Alberta's dental fees remain highest in Canada as provincial review continues
More than a year after the provincial government launched its review into rates for dental work, Albertans continue to pay the highest dental fees in the country.
According to the Canadian Life & Health Insurance Association, dental fees increased 56 per cent in Alberta from 2005 to 2015. During the same 10 year period, rates increased 26 per cent in British Columbia and 24 per cent in Ontario.
The Alberta Dental Association and College says that, despite the fee increase, dentists in Alberta are not making more than their counterparts across Canada.
“Input costs are a lot higher in Alberta than they are in other jurisdictions,” explained Dr. Randall Croutze, CEO of the Alberta Dental Association and College. “We pay more, just like everyone does, operating a business in Alberta.”
“We pay more for rent. We pay more for staff salaries.”
Alberta remains the only Canadian province without a dental fee guide. The province’s dentists successfully removed the system that offered a list of suggested pricing in 1997. Dentists said the majority of offices charged more than the guide's prices and doing away with the system was expected to encourage competition.
Amal Bensghir recently underwent a root canal and crown procedure and was shocked to discover her bill was nearly $4,000. Her insurance provider would only cover $1,000 of the bill.
“This was like 8% of my income,” explained Bensghir. “I needed to work every day, eight hours per day, for a whole month, actually, for more than a month, to pay for one tooth.”
Bensghir says she’d like to see dental fees regulated.
“We have no means to compare,” said Bensghir. “How can I know that he's charging me, the doctor's charging me, fairly?”
Dr. David Swann, leader of the Alberta Liberal party, say dental fees in Alberta are too high but is aginst the idea of reintroducing a dental fee guide.
"They're excluding one in five Albertans," explained Swann. "It means more and more people are going without dental care."
"This is part of our health care system and we need to be much more vigilant as government and service providers in finding a remedy."
Swann believes dentists could thrive if legislation restricting dental promotions was removed.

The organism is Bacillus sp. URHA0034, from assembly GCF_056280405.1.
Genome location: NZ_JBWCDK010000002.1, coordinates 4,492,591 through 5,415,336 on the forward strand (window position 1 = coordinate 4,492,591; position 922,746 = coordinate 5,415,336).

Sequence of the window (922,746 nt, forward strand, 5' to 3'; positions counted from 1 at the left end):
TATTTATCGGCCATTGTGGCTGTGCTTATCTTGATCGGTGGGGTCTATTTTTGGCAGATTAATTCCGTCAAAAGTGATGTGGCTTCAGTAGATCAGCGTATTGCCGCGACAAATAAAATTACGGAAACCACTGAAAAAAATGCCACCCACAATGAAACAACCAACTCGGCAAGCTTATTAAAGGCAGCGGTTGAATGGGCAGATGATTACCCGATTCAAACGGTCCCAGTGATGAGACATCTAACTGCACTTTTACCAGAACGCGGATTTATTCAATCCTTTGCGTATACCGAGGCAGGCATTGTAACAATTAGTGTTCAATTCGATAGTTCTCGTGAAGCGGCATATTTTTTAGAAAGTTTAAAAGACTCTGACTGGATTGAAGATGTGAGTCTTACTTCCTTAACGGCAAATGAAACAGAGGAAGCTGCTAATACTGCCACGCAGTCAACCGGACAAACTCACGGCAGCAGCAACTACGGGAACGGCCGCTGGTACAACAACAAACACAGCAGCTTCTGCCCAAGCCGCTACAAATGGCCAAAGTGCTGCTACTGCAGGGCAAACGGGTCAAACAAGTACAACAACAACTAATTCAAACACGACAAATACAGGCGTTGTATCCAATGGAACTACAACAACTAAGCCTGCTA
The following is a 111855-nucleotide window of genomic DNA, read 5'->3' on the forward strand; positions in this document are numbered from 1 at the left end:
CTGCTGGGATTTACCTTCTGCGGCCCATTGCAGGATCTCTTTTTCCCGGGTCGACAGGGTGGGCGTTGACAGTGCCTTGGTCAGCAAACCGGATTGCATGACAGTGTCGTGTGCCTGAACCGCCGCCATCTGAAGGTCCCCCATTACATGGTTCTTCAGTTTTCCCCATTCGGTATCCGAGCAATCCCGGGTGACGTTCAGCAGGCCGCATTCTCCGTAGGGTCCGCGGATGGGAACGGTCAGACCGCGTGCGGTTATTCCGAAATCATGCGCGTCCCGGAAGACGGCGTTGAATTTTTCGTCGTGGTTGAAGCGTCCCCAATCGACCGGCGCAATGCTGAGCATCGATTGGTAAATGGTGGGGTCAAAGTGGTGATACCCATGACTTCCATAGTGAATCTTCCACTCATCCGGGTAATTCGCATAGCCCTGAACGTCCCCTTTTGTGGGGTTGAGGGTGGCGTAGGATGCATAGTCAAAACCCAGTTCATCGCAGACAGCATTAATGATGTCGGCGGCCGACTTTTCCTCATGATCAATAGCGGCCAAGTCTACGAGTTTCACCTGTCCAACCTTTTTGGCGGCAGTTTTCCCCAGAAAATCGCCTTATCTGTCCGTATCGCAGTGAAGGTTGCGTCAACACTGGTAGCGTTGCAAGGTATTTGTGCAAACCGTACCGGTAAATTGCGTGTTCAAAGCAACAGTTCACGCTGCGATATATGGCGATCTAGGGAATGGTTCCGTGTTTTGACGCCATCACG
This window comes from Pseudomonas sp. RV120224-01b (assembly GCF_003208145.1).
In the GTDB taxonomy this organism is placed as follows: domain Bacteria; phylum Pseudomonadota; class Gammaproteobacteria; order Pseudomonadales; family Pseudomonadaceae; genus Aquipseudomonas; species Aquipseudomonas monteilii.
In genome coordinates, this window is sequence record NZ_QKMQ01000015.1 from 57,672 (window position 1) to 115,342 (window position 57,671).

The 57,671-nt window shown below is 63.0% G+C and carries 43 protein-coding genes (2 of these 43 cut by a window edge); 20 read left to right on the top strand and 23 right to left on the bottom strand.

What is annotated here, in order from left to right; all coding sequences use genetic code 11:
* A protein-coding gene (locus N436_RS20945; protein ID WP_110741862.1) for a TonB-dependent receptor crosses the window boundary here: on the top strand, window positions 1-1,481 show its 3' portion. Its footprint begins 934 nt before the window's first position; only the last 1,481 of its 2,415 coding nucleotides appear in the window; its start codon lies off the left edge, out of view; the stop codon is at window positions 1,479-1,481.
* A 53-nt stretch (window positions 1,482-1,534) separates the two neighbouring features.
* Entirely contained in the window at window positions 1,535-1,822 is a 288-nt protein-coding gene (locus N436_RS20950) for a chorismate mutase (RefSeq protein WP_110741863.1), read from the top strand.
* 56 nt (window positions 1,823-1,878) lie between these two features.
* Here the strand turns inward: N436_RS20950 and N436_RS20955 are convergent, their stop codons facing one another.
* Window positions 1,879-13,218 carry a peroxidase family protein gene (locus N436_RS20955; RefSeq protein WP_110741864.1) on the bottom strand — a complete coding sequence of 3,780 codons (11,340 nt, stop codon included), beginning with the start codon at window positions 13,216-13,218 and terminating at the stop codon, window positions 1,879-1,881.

“Currently, dentists cannot say, I will give seniors on Thursday, I'm usually quiet then, (I will) give seniors half price today, or I'm going to make sure that children get preventative services in my office for half the usual fee,” said Swann. “They're not allowed to do that and that's just bogus.”
“People who want to, and are able to, provide reduced cost services to people, it’s essential that they be free to do that.”
While many Albertans are outraged over their massive bills, others find themselves looking for less costly dental alternatives.
Over the last two years, a dental clinic in Golden, British Columbia has been the beneficiary of a steady stream of patients unsatisfied with pricing in Alberta.
The cost of an adult new patient exam with two x-rays at the Golden Dental Centre is $65. According to Sun Life Financial, an insurance provider, a similar visit in southwest Calgary would cost $111.
The Alex dental bus continues to offer free dental work to Calgary's downtrodden but tough economic times and high prices at dental offices have increased demand for the bus’ services and the staff are unable to assist everyone.
“I've heard stories recently and we've heard these for a long time and even more so recently, of people pulling their own teeth,” said Denise Kokaram of The Alex. “We've had these stories and we're seeing children with full mouth decay in Calgary. I can tell you that that's heartbreaking.”
In a statement to CTV Calgary, Health Minister Sarah Hoffman maintains its review into dental fees is ongoing.
“We are doing this review of dental fees to find solutions that will improve Albertan’s access to dental health services. We are still working through the review, and this has included consultations with the association and other stakeholders. We will have an update in the near future.”
With files from CTV’s Shaun Frenette